These two very similar lenses are hugely popular primes for Micro Four-Third owners. I’ve had the 25mm for a few years now, but occasionally found myself wanting something a bit wider. When I spotted a deal on a second hand 17mm, I thought it’d be a great opportunity to compare the two.
The 17mm is usually considered the lesser of the two lenses, with the 25mm getting higher marks for sharpness and contrast.
In my use so far, I can’t really spot much of a difference, so if you’re equally less discerning, I doubt you’ll find one much better than the other.
Metal on the 17 vs plastic on the 25 – both feel fine, the 17mm does feel nicer though. The lens hood on the 25mm is great as you can store it on the lens itself when not in use – something I miss on the 17mm.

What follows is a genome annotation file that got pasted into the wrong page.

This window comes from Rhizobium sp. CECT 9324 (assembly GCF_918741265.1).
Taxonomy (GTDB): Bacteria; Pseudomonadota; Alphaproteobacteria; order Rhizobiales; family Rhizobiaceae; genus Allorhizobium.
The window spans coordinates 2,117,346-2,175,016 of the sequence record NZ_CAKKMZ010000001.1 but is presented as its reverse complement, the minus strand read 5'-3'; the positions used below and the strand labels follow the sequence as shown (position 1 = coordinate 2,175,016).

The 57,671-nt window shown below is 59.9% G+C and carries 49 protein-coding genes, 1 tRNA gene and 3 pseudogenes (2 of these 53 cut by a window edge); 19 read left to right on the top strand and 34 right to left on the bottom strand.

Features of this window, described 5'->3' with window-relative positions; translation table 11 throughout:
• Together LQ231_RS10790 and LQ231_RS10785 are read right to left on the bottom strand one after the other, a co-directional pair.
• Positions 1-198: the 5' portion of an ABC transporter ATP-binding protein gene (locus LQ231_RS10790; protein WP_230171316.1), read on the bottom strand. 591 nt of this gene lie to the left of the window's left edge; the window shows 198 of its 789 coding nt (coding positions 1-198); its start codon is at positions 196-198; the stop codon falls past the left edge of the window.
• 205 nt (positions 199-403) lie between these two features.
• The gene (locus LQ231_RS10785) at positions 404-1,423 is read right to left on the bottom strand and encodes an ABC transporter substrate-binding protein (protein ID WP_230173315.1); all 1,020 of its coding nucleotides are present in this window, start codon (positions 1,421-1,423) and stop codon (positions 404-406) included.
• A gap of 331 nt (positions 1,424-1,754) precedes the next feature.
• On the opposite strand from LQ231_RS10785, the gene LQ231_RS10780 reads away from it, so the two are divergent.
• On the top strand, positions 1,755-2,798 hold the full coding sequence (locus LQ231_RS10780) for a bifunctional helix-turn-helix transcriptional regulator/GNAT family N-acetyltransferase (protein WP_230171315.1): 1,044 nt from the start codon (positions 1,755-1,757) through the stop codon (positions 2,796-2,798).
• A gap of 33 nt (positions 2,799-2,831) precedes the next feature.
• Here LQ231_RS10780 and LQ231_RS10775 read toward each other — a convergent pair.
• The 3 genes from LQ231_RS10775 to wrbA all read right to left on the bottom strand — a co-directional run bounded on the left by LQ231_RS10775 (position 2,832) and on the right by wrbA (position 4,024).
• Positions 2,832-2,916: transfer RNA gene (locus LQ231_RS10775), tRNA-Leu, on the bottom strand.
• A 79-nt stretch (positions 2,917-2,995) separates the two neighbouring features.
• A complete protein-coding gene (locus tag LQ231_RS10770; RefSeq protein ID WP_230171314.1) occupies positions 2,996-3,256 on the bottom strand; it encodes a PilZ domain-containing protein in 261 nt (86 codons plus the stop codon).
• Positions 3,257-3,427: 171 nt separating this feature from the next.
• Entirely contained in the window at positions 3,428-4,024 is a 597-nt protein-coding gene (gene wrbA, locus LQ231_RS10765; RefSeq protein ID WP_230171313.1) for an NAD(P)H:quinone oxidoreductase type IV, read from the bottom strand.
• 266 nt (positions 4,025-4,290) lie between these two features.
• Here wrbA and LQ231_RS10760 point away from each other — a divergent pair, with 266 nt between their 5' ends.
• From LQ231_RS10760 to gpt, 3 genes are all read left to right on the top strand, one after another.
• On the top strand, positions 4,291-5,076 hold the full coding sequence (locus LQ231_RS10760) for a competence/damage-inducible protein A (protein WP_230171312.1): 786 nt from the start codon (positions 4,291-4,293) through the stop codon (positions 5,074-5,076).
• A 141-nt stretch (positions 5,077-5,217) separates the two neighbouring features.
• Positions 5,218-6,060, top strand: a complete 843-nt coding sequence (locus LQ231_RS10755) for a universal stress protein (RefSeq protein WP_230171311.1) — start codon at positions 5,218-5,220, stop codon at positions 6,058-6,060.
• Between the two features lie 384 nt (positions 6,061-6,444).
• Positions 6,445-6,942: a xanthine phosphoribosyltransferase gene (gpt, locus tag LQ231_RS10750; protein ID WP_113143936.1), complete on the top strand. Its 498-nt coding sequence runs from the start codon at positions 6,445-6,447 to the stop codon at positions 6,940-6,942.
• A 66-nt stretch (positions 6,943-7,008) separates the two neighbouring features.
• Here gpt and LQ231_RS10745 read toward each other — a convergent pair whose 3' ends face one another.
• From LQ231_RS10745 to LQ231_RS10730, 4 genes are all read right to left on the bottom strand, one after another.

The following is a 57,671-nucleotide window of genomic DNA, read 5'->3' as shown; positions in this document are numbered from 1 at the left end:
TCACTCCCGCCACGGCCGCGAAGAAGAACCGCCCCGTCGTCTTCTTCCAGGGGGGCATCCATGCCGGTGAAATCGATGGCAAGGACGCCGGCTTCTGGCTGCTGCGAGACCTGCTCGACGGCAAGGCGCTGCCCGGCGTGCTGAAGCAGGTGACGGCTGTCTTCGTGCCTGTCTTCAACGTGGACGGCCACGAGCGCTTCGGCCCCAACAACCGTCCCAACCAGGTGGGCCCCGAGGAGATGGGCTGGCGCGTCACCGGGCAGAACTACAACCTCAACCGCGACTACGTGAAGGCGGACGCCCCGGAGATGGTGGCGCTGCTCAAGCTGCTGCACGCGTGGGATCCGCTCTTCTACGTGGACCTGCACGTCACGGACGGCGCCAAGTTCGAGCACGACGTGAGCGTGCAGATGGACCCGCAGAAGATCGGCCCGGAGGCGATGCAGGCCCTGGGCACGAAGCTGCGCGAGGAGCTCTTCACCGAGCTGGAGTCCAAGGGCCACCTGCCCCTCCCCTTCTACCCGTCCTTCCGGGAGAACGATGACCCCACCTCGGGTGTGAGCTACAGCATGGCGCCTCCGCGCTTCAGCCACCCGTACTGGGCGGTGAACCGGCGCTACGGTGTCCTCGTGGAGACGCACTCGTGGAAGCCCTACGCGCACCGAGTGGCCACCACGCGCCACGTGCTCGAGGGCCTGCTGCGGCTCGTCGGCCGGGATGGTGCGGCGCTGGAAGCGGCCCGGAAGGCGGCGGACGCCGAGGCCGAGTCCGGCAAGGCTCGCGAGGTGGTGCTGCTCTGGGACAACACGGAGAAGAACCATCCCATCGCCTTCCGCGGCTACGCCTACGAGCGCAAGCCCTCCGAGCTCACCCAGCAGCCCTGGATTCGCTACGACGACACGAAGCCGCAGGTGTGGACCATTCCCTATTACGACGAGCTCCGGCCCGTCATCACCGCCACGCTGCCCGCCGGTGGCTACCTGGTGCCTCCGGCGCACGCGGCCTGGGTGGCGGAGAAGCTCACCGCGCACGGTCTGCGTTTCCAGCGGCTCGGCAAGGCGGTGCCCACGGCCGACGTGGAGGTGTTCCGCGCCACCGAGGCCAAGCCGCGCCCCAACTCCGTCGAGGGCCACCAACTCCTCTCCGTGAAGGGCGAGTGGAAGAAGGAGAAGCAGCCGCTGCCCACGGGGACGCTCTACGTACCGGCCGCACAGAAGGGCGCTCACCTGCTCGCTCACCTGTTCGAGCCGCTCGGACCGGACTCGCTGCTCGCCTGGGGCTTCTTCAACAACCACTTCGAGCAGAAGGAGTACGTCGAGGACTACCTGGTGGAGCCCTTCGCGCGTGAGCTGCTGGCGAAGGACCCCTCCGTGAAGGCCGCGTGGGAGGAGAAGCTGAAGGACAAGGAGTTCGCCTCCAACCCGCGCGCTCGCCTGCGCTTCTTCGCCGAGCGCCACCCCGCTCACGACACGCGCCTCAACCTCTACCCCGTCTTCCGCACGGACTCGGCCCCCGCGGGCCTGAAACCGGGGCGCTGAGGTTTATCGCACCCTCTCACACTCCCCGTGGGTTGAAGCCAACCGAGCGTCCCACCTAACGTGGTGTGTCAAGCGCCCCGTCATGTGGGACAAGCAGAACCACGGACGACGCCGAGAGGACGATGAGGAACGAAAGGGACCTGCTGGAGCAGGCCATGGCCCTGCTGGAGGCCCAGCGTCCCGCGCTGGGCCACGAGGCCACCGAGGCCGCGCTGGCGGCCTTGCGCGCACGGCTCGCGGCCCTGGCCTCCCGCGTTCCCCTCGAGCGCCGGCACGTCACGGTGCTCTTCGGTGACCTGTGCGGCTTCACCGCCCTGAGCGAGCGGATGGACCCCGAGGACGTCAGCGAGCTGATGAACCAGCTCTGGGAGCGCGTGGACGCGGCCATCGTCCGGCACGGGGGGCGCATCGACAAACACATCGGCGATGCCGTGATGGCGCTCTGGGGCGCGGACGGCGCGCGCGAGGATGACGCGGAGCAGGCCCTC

The best lens is the one you use the most often.
The 25mm is wonderfully versatile, but can be a bit tight in indoor settings. On the other hand, it’s long enough to avoid some facial distortion, meaning you can take quite nice portrait pictures with it, while still being useful for street photography.
The 17mm offers a slightly wider field of view, so you can still use it while sitting down with friends indoors without having to lean back to capture the scene. The drawback is that portrait pictures will exhibit more distortion (as demonstrated excellently in this gif). The end result is you can more easily get your shot in – by the result looks a bit more like a smartphone picture.
17mm and 25mm work out to 35 and 50mm equivalent in full-frame numbers, so for more thoughts on which focal length to choose, there are some great posts comparing these two classic lens types.
I think I’ll most likely end up keeping the 17mm and selling the 25mm, but I’ll need to do some more real-world testing first.
The Olympus 17mm f1.8 on Amazon.com
The Olympus 17mm f1.8 on Amazon.de
The Olympus 25mm f1.8 on Amazon.com
The Olympus 25mm f1.8 on Amazon.de